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I screwed up. What next? *Super long, you probably shouldn't read* - Page 3

post #31 of 58
If anything, humanities majors have such a stigma that I think employers would rather hire someone with a degree completely outside the field than someone with a humanities degree.

What statistics are you using for undergrad philosophy degree holders and their job prospects? They seem to be completely at odds with reality.
post #32 of 58
Quote:
Originally Posted by why View Post

If anything, humanities majors have such a stigma that I think employers would rather hire someone with a degree completely outside the field than someone with a humanities degree.

What statistics are you using for undergrad philosophy degree holders and their job prospects? They seem to be completely at odds with reality.

They do? What statistics are you basing your opinion on?
Edited by imatlas - 3/6/12 at 4:13pm
post #33 of 58
I was a humanities major and I think I'm damn good at my job (not humanities related).

I'd say go for it ur you need to network more/harder to get a job
post #34 of 58
Quote:
Originally Posted by globetrotter View Post

I studied philophy. but when I went to school I already knew that I had a reasonable skil set that made me employable, and I thought I would enjoy philosophy. if I were chosing again, I wouldn't choose philosophy

As did I. Even I did it again I would either add the med. pre-recs to my course of study, stay the course but add Classics as well, or add some hard science/computer science. I think Phil was great and it does teach useful skills and is a LOT harder than it gets credit for. I went into Law though, which is one of the few things that it dovetails well into.

OP, maybe you should look into what you want to earn a living doing and then go to school for that, rather than the other way around.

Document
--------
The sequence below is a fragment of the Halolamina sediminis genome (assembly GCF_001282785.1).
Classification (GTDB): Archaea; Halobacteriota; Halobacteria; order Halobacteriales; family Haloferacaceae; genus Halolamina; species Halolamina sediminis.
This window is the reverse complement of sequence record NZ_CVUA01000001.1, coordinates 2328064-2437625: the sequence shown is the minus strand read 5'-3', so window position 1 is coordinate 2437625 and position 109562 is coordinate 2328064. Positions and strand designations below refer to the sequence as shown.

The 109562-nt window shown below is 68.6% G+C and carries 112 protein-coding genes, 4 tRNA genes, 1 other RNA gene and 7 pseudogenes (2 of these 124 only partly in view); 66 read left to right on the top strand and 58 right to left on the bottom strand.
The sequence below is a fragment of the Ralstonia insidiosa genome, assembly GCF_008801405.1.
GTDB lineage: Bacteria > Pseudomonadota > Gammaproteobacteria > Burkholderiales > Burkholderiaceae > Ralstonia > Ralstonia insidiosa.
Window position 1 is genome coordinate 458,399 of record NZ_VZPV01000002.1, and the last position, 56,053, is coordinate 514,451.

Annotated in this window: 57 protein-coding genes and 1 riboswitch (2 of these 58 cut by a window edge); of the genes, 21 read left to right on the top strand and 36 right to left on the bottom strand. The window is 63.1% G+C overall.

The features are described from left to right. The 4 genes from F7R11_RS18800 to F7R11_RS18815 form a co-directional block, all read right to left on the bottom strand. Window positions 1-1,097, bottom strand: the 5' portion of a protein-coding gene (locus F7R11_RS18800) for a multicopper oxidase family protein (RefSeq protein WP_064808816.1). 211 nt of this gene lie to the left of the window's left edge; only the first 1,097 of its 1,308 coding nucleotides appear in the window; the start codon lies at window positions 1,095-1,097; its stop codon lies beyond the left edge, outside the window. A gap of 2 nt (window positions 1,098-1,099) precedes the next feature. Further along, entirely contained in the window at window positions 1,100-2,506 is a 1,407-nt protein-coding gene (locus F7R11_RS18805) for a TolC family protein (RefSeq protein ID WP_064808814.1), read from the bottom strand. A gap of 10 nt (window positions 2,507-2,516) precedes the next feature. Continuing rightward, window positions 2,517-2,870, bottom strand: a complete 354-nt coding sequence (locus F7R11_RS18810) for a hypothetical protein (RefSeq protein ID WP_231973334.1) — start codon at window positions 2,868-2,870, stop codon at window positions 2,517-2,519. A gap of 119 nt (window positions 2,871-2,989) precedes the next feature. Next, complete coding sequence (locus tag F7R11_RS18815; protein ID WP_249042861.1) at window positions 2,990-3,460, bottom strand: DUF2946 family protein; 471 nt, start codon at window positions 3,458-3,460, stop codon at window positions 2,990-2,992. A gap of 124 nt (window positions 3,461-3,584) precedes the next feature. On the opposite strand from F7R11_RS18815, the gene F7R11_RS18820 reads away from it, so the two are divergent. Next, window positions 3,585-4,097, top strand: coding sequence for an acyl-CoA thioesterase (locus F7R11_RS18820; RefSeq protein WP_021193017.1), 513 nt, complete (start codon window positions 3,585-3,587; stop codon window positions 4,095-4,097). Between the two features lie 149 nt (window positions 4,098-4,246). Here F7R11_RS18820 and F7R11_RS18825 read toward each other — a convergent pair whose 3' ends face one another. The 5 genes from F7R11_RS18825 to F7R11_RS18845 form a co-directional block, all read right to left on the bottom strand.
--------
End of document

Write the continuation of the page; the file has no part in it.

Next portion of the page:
post #35 of 58
Quote:
Originally Posted by Bhowie View Post

Exactly, the world has changed. Especially the value of an undergrad.

True, which in some ways means you can choose a silly undergrad degree if you know you are going to go to grad school anyway. Medicine, MBA, Law, finance are all fileds that a Phil. degree could funnel you into IF you chose the right course of undergrad study. eg. took math, some science, lots of stat and logic/computer science which in some departments is included in the phil. dept.
post #36 of 58
God bro, you could have summarized that a bit.

Its simple: you take a risk to live your dream and most likely fail but could get really lucky and hit it OR you get smart, build your life with some deliberation and patience and make moves in a way that you'll eventually build some wealth and be independent.

Oh, ya, or you can be a lazy kloptloper and half ass it so your annual income always = your age (50yr old earning 50k and so on). If that is your plan you might as well shoot for the starts cuz that or 7-11 clerk is pretty much the same.

You want to be a dreamer, great, but be just as prepared to be a perpetual studio apartment loser. Dreaming is fine man, but remember this: whatever you want to hit it big with (poker, acting, pro sports, etc) there is a mountain of talent at the top and even if you are just as talented you'll still be among a crowded field of others without enough to go around.
Edited by idfnl - 3/6/12 at 6:21pm
post #37 of 58
You probably should really sell your clothing collection... At least the surplus if you haven't done that already.
post #38 of 58
Quote:
Originally Posted by imatlas View Post

They do? What statistics are you basing your opinion on?

Observation. Humanities degrees ostensibly carry a stigma not limited to this forum, and because humanities graduates have almost no quantitative knowledge or specific skills they simply can't do much for many companies, let alone do something better than other applicants.
post #39 of 58
Quote:
Originally Posted by why View Post

Observation. Humanities degrees ostensibly carry a stigma not limited to this forum, and because humanities graduates have almost no quantitative knowledge or specific skills they simply can't do much for many companies, let alone do something better than other applicants.

Beyond a select group of sciences and the engineering tracks, what degrees really do? A "business" degree? So you know how to do business now?
post #40 of 58
Quote:
Originally Posted by WhoopsBusto View Post

Thanks. I didn't do well in school because the value of education was never instilled upon me by my parents. My father was a high school dropout and my mother went to a technical school, and neither of them every really discussed college or the importance of getting good grades. I was told not to bring home F's or else I'd get my ass kicked, and that was about it when it came to education in my house.